On Wednesday night we conducted a "Chinese Clock" experiment. We poked a small hole into a plastic plate, and set it in a big pan of water. We were timing how it would take the plate to sink to recreate a Chinese water clock. The time it took to sink would give us a unit of time we could use to time things. Initially it appeared to not be working. The plate just floated and didn't sink. The kids were a bit bummed that nothing dramatic happened and went off to play, coming by to check the pan every so often. "What are we going to do if it doesn't work?" I asked H. He shrugged and we both laughed nervously. Almost an hour later, I walked by the pan to see that the plate had indeed sunk. I called the kids who came running and recorded the end time excitedly. While this post isn't about science experiments failing, it is about how what can be seen as failures are often not failures at all.
We took off the two weeks H had for vacation. I hadn't planned on any kind of winter break because the whole concept of a break sounds rather superfluous when homeschooling. But we don't have H around like we did when we both were in school so it made sense to just relax with family. But I was determined to start off right when H went back to work. I sat down on Sunday, made lesson plans complete with times, etc. We were going to do school and we were going to do it at certain times, etc.
Sunday was hectic. The furnace had broken down Saturday night so we had to wait around for a repairman before we could grocery shopping. It was too cold to do so much so my plans to make up suppers for the week didn't really pan out. By the time we had heat, been shopping, and eaten dinner, I was beat. But the kids weren't, and C and U managed to wake me up three times in about an hour and a half period. I ended up awake until 4 when I fell into a fitful sleep. Of course this meant I didn't get up until ten totally blowing my schedule.
As I sat there drinking my coffee and eating chocolate chip pancakes with Umberto, I sort of gave up in my head. I thought "What's the point? We're already two hours behind my plans." And then Umberto came over with a bunch of books so I read to him and he read to me. When that was done I thought we might as well do writing and before lunch we had done most of the work I planned for the day. When Camille got up at her usual late hour, I did her stuff.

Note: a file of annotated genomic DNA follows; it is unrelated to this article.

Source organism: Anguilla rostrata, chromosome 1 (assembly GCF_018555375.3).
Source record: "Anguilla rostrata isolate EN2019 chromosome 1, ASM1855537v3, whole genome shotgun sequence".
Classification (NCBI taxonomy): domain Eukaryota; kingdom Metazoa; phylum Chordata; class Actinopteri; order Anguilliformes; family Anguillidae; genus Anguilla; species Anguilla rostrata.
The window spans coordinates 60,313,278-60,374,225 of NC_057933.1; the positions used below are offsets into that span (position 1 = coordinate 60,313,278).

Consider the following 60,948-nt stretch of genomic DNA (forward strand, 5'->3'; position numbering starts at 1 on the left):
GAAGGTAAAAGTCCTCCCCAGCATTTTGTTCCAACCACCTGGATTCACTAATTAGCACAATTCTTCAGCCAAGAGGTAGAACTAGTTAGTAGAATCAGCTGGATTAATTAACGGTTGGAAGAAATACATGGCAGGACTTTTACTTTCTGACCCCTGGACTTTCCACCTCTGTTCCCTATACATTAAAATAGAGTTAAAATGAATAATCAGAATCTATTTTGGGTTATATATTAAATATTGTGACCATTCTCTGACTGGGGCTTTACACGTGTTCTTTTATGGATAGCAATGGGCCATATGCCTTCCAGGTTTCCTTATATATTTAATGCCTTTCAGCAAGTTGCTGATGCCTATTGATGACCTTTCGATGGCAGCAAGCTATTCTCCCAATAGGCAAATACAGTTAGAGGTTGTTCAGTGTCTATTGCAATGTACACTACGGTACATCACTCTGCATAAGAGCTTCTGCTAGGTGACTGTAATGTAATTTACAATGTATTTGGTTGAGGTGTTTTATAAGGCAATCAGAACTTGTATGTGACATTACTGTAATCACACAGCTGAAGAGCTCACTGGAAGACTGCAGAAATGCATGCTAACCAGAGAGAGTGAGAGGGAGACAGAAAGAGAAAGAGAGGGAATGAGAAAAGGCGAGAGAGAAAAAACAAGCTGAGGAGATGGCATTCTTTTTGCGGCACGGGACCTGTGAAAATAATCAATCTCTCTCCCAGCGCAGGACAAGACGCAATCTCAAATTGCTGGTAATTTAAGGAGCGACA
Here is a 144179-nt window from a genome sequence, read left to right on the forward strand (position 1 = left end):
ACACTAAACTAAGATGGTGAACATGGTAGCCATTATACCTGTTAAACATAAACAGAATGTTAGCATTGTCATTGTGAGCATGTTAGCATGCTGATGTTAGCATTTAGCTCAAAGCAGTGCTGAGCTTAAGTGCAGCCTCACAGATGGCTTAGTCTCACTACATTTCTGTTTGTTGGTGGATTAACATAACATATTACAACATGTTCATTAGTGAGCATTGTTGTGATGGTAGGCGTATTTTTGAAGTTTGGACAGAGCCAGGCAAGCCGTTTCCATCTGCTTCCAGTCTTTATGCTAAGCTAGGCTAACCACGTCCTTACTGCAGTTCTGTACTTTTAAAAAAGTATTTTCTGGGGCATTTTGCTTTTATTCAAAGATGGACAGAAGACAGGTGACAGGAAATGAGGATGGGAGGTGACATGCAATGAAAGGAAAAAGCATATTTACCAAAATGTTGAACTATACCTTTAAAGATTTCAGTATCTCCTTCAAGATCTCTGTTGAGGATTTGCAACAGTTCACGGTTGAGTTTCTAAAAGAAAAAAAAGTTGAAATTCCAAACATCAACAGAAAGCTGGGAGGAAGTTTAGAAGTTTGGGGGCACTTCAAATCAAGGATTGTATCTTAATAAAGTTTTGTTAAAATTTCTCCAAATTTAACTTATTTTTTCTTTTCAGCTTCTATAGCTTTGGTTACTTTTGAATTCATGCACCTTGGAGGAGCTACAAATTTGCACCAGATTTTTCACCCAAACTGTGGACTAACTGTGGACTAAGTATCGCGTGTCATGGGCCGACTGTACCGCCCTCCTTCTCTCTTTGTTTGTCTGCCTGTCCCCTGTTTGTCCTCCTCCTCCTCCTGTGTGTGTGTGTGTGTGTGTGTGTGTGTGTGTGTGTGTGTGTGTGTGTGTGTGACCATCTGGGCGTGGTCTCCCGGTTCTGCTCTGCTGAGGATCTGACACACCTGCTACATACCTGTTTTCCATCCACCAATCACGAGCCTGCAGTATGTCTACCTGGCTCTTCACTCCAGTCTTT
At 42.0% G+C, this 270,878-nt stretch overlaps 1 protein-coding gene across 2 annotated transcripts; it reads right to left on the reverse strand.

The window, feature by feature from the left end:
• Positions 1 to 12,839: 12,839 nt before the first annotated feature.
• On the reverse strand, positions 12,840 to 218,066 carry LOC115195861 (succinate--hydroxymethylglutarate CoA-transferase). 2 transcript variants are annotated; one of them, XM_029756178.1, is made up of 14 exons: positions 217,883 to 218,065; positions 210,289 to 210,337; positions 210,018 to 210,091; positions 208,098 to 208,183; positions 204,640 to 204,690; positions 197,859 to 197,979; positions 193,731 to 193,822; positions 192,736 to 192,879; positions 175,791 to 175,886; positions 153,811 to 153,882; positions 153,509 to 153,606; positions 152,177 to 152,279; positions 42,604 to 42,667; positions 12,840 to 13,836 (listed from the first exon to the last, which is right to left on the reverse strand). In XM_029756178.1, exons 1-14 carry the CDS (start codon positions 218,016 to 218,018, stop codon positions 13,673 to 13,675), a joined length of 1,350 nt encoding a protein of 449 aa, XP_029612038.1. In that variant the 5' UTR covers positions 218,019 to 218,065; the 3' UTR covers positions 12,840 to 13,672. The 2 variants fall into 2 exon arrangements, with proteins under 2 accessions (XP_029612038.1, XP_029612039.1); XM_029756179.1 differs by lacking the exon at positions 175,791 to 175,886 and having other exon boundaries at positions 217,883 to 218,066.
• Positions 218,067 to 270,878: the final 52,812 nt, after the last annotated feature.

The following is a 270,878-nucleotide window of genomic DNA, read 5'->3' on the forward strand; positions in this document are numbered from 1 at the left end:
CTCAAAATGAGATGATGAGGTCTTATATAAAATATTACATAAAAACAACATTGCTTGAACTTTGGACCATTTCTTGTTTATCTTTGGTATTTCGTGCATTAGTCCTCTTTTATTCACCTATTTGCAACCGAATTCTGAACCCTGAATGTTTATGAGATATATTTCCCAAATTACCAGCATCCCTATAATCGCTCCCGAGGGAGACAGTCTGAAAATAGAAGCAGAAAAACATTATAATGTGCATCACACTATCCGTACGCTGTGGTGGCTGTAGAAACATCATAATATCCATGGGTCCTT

As we sat and ate lunch, made plans to go to the library with H when he got out of work, I realized that I had to let go of the schedule. The point of homeschooling for us was to get out of the system. I believe that schooling are manifestations of cultural expectations. I'm not a big fan of "natural" learning. All learning, I'd argue, takes place in a cultural motif of various kinds. But I do think that once we are aware of these motifs that we can begin to choice new motifs. I'm also aware that this is a position I come to through being educated and in some cases privileged (but that's really a whole different post). My point is that I realized that I had decide to home school because I hate the educational system--what it represents and what it does to children. I didn't want to recreate school in our home. I wanted something different.
And I know that my kids learn whether they are doing something formal or not. They learn when they play creatively, when they hang out with friends, when they sit and listen to H and I debate stuff. Learning is never ending if you are open to the experiences that are at hand. And while I do believe they need guidance (again I'm not here to debate the merits of unschooling vs. schooling or whatever), I think that guidance doesn't always have to be hammered in through rote routine. In fact, I am still a rather undisciplined person despite years in formal education.
Our new plan is that we make up a list of things we want to accomplish for the week, and then we do them. It doesn't matter when or where. This takes a lot of pressure of us. Instead of just giving up, we give in. We do science experiments at nine at night...
And we learn that sometimes even those failures teach us something.